Tuesday, October 8, 2019

Pregnancy nutrition and fetal development

Pregnancy Nutrition and fetal development into childhood development:

What is nutrition?  It’s the cumulative amount of vitamins and nutrients that the cells in your body need to keep your body properly functioning. People really lose site of the purpose of eating and forget that at its very core everything you eat is used to keep your body alive. When you’re pregnant everything you eat feeds the cells of the fetus as it develops. At its simplest explanation, feeding cells is essentially a chemical reaction.  

Many studies have linked artificial hormones and chemicals in foods to a variety of diseases in the human body. A disease at its very core is a chemical reaction that causes symptoms so naturally one would think eating these hormones and chemicals during pregnancy would cause developmental issues with the fetus    It is finally being scientifically proven that what many believe are genetic disorders are actually the affects that the mothers nutrition has on the development of the fetus during pregnancy.  

Many studies on autism have only tried to dispel or prove genetic links or after birth links for the cause of autism.  In a first ever study of its kind the University of Florida, has linked autism to a food preservative.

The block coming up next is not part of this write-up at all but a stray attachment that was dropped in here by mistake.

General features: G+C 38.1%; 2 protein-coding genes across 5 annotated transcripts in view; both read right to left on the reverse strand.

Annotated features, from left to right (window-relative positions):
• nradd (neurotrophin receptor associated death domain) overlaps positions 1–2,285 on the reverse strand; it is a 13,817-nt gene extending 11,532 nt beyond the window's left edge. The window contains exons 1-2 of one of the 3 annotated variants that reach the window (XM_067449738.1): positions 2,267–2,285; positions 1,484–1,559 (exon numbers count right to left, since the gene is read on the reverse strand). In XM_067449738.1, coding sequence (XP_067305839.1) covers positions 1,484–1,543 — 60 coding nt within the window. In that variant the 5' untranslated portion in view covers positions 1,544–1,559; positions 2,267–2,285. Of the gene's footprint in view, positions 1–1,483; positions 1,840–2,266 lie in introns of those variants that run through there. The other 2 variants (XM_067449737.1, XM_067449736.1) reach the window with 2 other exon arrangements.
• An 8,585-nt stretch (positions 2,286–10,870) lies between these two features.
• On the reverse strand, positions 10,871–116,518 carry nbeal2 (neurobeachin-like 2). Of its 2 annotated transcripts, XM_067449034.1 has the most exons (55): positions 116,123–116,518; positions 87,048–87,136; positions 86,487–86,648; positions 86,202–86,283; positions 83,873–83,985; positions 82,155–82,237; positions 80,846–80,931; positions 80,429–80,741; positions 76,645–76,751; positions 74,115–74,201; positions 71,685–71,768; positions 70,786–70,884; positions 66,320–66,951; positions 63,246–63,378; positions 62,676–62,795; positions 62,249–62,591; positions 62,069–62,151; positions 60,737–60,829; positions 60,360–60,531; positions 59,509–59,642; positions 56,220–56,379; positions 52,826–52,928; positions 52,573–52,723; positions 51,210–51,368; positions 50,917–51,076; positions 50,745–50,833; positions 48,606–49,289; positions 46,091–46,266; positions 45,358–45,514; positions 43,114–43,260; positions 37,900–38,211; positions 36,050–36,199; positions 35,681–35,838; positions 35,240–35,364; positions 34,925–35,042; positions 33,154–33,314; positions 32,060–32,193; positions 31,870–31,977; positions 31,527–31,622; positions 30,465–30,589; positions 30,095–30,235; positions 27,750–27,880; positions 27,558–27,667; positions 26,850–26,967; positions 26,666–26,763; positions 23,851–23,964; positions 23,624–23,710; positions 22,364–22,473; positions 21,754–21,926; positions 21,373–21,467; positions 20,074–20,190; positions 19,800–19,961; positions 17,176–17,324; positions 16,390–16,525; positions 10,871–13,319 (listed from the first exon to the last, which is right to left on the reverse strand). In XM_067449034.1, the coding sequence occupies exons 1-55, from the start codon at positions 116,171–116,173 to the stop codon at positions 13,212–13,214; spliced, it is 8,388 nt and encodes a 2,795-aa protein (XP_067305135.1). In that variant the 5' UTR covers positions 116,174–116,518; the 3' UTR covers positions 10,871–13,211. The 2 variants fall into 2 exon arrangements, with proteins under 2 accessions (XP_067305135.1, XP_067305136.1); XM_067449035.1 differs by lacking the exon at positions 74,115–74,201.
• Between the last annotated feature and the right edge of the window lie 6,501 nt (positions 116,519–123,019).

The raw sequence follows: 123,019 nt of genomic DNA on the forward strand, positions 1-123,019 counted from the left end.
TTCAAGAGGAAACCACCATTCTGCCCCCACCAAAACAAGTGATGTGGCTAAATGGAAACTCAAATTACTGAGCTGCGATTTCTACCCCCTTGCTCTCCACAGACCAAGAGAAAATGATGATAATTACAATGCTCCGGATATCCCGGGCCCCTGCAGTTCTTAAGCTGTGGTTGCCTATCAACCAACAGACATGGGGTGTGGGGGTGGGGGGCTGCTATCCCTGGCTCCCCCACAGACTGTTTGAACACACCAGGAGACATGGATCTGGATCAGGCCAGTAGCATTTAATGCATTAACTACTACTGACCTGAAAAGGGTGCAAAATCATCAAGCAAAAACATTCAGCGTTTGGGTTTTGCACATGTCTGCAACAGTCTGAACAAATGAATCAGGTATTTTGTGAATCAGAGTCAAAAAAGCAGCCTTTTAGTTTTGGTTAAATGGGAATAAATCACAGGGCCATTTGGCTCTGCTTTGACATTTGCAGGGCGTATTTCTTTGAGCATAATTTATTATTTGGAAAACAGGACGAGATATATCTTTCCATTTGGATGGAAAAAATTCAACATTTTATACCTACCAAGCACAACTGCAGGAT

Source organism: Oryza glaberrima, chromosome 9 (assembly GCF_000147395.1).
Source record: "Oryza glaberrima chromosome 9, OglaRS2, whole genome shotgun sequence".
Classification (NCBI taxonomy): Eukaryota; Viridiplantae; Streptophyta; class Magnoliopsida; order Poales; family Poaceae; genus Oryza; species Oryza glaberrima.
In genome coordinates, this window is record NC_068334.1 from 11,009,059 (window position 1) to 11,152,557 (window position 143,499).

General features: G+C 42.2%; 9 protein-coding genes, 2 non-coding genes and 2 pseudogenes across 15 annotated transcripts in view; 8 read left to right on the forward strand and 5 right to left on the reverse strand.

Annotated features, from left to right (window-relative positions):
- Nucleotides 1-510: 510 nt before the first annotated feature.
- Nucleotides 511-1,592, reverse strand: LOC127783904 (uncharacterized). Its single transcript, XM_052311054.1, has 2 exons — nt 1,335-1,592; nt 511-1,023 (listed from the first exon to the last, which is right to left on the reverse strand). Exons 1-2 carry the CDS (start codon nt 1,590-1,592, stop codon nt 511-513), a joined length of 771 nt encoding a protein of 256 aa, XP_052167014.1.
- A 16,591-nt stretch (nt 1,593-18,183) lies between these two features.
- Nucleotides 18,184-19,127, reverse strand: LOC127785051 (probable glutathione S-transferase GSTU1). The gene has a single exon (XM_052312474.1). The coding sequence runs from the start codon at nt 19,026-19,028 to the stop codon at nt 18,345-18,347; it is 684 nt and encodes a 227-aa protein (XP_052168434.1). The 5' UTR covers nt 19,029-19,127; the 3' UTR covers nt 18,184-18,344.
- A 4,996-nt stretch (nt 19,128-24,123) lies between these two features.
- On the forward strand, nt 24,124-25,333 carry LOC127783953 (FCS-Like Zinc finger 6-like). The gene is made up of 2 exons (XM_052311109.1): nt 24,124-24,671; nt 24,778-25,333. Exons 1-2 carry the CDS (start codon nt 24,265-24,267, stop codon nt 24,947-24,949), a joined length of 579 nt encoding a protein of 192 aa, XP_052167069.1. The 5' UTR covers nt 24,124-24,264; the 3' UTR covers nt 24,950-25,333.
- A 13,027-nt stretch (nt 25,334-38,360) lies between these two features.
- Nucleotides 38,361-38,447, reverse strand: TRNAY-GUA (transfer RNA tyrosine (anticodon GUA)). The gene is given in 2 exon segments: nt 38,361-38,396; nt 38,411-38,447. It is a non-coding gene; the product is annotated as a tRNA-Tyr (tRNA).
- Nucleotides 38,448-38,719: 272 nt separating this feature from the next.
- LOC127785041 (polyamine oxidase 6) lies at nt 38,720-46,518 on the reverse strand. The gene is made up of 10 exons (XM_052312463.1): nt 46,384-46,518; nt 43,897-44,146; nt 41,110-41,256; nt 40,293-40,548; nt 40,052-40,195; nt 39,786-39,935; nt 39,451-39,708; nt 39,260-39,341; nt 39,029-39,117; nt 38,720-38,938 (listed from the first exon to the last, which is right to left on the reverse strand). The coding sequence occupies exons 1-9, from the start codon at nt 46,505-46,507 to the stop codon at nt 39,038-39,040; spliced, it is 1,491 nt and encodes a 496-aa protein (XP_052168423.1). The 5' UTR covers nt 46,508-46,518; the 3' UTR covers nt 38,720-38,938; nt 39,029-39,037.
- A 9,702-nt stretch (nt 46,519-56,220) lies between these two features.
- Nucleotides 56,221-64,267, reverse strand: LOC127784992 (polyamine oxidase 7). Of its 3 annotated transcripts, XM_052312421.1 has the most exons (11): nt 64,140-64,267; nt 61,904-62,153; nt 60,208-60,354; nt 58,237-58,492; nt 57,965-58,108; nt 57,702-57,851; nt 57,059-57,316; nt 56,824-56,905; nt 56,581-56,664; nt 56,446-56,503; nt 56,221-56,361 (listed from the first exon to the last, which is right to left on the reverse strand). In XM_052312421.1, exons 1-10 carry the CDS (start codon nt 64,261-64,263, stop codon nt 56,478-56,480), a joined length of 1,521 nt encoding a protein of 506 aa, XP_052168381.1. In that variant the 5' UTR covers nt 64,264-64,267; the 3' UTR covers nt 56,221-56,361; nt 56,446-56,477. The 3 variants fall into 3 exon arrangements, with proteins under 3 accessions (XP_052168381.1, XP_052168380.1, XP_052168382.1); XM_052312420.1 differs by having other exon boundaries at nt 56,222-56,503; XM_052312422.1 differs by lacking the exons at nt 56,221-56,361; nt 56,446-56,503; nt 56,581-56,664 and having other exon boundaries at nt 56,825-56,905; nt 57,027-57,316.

“The Study

The study describes how elevated levels of the preservative, propionic acid (PPA)–used to extend shelf life and reduce mold in packaged foods, breads and cheeses—can adversely affect the development and differentiation of neurons in fetal brains in children with autism spectrum disorder (ASD).

In the current study, Saleh Naser, PhD and her team at UCF found that when neural stem cells were exposed to high levels of PPA, the neurons incurred multiple changes resulting in cellular damage and inflammation. One of the major effects of PPA they noted was the overproduction of glial cells , the protective outer cells making up the sheath covering neurons, with a corresponding reduction in the number of neurons themselves. An excess of glial cells may disrupt the connectivity between the neurons and induce inflammation, a common finding in the brains of children with ASD.

While prior studies have suggested the role of genetic factors and environmental influence in ASD, this study, according to the authors, is the first to note a molecular link from elevated levels of PPA, overproduction of glial cells, disruption of neural connections and autism.” -  

The study goes on to link the gut
microbiome found in these patients fecal matter to intestinal issues common with Autism Patients which further links that the possible core of the development of brain diseases is simply by products of poor nutrition and the manipulation of our foods.  

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